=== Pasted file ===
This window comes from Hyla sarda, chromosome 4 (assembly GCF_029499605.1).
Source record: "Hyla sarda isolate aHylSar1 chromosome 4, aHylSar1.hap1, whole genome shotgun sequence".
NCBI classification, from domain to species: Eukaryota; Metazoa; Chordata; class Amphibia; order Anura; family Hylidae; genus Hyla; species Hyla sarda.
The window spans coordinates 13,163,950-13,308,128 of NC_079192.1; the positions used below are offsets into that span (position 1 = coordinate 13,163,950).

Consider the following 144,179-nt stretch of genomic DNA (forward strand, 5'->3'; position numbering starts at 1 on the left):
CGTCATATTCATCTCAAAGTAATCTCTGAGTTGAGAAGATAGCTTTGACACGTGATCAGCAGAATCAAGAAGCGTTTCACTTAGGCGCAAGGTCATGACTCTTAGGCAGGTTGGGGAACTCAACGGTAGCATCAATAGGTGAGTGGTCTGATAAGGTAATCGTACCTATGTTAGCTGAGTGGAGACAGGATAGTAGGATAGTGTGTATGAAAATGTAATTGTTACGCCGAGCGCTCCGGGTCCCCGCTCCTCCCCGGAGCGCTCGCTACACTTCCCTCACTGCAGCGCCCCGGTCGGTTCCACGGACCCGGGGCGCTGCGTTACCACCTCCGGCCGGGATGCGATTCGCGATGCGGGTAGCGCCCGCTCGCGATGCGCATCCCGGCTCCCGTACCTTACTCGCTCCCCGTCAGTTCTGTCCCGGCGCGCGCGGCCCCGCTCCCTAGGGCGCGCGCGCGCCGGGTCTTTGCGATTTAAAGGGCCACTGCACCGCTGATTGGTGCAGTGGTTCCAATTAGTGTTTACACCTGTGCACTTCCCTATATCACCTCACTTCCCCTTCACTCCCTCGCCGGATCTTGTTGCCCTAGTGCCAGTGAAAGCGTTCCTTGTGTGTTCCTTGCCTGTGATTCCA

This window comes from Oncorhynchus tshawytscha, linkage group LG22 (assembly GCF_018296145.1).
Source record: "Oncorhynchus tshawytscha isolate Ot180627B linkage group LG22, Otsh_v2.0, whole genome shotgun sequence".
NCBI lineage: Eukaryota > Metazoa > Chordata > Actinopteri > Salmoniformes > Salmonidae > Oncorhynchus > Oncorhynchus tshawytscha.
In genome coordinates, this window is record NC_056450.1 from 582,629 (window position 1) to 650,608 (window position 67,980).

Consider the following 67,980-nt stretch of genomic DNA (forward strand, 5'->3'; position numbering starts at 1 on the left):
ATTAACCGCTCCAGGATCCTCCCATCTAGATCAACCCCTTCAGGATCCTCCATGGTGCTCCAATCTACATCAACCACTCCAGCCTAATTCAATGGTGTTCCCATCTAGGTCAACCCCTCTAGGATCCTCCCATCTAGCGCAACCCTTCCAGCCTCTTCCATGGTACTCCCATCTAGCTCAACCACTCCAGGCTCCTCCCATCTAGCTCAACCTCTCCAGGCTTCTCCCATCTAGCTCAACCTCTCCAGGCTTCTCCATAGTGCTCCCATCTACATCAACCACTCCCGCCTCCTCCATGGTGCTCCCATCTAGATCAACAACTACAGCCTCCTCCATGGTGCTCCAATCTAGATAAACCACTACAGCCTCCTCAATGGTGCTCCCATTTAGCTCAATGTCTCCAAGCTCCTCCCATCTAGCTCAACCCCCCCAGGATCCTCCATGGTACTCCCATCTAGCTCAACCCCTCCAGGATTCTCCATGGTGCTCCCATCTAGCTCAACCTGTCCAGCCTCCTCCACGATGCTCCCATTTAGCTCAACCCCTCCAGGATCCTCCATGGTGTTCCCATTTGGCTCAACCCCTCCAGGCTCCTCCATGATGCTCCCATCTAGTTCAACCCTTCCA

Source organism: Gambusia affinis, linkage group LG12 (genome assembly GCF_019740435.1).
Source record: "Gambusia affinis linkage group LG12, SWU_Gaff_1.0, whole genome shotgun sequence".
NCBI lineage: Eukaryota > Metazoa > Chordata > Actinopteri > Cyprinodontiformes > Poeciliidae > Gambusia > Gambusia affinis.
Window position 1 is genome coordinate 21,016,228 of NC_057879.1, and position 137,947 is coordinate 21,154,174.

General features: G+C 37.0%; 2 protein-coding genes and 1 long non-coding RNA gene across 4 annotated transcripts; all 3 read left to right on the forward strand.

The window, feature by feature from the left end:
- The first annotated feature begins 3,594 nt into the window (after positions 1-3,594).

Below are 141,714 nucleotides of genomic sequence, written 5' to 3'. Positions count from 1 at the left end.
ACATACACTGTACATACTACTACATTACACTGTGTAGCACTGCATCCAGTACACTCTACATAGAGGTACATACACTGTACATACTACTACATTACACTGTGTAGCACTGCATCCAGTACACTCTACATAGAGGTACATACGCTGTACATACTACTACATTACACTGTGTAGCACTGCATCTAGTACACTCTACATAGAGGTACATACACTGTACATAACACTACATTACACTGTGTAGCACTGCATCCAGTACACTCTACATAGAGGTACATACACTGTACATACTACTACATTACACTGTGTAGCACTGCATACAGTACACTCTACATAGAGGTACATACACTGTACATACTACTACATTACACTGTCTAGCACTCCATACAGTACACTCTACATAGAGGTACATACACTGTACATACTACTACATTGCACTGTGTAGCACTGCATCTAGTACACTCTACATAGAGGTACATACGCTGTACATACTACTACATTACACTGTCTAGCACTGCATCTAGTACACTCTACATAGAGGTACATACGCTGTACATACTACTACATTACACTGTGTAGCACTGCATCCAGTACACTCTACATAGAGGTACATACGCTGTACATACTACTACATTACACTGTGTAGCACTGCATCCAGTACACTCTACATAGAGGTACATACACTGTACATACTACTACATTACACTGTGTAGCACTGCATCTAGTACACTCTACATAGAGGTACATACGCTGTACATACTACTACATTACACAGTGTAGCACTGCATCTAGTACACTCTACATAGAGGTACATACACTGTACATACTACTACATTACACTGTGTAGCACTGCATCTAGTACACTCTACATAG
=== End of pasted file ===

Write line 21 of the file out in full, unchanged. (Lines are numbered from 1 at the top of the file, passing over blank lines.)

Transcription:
ACATACACTGTACATACTACTACATTACACTGTGTAGCACTGCATCCAGTACACTCTACATAGAGGTACATACACTGTACATACTACTACATTACACTGTGTAGCACTGCATCCAGTACACTCTACATAGAGGTACATACGCTGTACATACTACTACATTACACTGTGTAGCACTGCATCTAGTACACTCTACATAGAGGTACATACACTGTACATAACACTACATTACACTGTGTAGCACTGCATCCAGTACACTCTACATAGAGGTACATACACTGTACATACTACTACATTACACTGTGTAGCACTGCATACAGTACACTCTACATAGAGGTACATACACTGTACATACTACTACATTACACTGTCTAGCACTCCATACAGTACACTCTACATAGAGGTACATACACTGTACATACTACTACATTGCACTGTGTAGCACTGCATCTAGTACACTCTACATAGAGGTACATACGCTGTACATACTACTACATTACACTGTCTAGCACTGCATCTAGTACACTCTACATAGAGGTACATACGCTGTACATACTACTACATTACACTGTGTAGCACTGCATCCAGTACACTCTACATAGAGGTACATACGCTGTACATACTACTACATTACACTGTGTAGCACTGCATCCAGTACACTCTACATAGAGGTACATACACTGTACATACTACTACATTACACTGTGTAGCACTGCATCTAGTACACTCTACATAGAGGTACATACGCTGTACATACTACTACATTACACAGTGTAGCACTGCATCTAGTACACTCTACATAGAGGTACATACACTGTACATACTACTACATTACACTGTGTAGCACTGCATCTAGTACACTCTACATAG